- Stream viewership
Self-proclaimed biggest eSports company in the world ESL has released some interesting infographics over its time. A recent one is that of the Katowice world championship series, featuring $250,000 of prize money for Valve's CS:GO and $150,000 for Riot Games' League of Legends.
As seen above, 643,362 different people tuned in at once to these two streams - not including the thousands of screaming audience members. This number is thanks to the streaming platform Twitch TV, seeing gamers tune in over mobile, console, tablet or desktop methods. Not only is this number impressive, but as you can see, it's nigh on a 169% growth from previous events.
For a further-reaching insight, take a look at ESL's 2014 wrap up infographic here. Featuring 11 different events all over the globe, the San Jose event at SAP Centre in the US saw an impressive 4,000,000 total unique viewers.
- Prize money in events
A great introductory website to visit is that of eSports earnings. It's been quoted as not 100% accurate due to missing smaller competitions, but this website shows some incredible growth in eSports tournament earnings over decades of gaming performances.
Sitting pretty at the top of the individual earnings is Zhihao 'Hao' Chen from China, boasting a total 1.2 million dollar income from tournaments alone - largely thanks to Valve's 10 million dollar 2014 tournament called 'The International'. As this website proudly displays at the top, over $129 million worth of prize money has been recorded here and as stated previously, this doesn't include everything.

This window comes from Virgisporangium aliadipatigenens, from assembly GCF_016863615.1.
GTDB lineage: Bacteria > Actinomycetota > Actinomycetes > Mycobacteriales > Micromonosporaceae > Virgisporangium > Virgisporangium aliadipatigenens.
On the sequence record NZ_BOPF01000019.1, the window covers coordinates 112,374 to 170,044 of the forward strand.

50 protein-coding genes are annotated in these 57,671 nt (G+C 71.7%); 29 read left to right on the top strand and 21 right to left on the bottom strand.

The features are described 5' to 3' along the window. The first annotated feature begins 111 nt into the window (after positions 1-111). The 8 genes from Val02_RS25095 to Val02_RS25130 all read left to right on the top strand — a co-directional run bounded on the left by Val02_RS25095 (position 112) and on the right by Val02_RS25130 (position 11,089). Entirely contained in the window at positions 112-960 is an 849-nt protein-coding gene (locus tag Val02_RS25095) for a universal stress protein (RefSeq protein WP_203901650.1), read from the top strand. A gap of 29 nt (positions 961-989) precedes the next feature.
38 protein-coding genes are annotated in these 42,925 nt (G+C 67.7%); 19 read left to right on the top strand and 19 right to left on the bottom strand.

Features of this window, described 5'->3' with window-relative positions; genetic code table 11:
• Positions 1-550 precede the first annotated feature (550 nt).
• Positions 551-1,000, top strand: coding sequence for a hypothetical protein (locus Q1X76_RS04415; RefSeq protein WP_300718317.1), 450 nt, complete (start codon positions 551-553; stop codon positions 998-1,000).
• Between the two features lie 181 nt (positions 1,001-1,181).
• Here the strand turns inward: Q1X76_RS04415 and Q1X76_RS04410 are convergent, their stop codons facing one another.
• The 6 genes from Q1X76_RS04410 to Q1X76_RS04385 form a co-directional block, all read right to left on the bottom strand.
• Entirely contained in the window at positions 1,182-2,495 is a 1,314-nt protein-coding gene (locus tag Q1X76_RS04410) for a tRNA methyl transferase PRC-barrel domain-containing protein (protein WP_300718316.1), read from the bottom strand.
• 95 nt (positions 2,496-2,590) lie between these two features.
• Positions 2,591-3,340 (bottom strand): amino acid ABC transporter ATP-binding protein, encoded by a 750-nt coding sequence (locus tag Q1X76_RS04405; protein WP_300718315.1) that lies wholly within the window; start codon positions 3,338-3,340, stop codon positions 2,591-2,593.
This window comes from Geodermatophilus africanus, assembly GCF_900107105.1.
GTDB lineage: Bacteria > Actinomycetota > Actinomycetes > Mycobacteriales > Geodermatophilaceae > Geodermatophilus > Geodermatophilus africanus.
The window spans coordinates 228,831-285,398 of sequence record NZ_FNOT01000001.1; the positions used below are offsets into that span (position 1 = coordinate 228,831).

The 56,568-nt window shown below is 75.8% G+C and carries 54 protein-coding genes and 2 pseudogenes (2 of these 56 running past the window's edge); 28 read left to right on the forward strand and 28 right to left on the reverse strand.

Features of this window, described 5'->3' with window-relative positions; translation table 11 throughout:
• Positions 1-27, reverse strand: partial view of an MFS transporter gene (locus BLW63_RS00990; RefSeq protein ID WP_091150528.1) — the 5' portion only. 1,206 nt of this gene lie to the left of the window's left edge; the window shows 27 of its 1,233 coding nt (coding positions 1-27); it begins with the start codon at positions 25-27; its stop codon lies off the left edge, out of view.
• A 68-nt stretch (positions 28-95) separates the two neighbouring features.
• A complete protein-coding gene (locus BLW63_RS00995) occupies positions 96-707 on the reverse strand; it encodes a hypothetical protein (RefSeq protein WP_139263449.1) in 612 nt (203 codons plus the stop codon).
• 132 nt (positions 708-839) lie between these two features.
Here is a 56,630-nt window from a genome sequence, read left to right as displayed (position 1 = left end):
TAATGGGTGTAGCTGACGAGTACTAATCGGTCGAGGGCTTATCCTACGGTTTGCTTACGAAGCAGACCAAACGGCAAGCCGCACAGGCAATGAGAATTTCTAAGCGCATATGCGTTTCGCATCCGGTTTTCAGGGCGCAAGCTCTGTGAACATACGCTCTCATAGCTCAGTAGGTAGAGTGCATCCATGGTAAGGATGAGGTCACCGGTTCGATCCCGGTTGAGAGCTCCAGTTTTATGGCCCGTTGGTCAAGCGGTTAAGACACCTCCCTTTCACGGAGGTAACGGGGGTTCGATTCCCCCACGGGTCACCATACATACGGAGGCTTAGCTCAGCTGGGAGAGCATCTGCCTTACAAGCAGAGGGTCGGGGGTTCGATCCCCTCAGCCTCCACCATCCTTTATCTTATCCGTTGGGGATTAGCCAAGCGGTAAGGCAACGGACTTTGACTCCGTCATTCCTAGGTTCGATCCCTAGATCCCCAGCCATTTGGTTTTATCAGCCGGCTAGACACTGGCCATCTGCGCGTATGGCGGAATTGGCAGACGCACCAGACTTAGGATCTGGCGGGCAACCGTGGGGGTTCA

Riot Games - League of Legends (LoL)
King of the ring is the Riot Games developed, League of Legends. This free-to-play game boasted 27 million people playing at least once per day and 67 million monthly back in January 2014 and reports from 2013 even claimed that this MOBA-style online game saw a minimum of 4,000,000 players logged in at any one time, globally.
Comparing this to some of the biggest games that Steam has to offer, not only does Steam cap out at around 8.9 million players online at any one time, but games like Dota 2 seldom have hit one million concurrent and the second biggest title (CS:GO) is sitting more around 600,000.
Interested in the money side of things? VentureBeat reported on Dota 2 earning a cool $18m per month from various avenues like skin sales and trading, however, Riot Games came out and said that its League of Legends title alone churns that number every five days! Impressed yet?
Now we haven't really covered the massive world of console titles or mobile games and these numbers are something that is argue against by most #PCMASTERRACE fanatics.
Who is a 'real gamer' or not is really up to you to decide, however, given the numbers above whether its a social FIFA gathering on the PlayStation 4, a quick Candy Crush Saga spree on your iPad or some training for a $10 million dollar eSports tournament on your $3,000 sponsored PC, gaming is growing at an alarming rate. Very soon we will see generations where people consider themselves a 'gamer' just as people consider themselves a human - quite real and regular.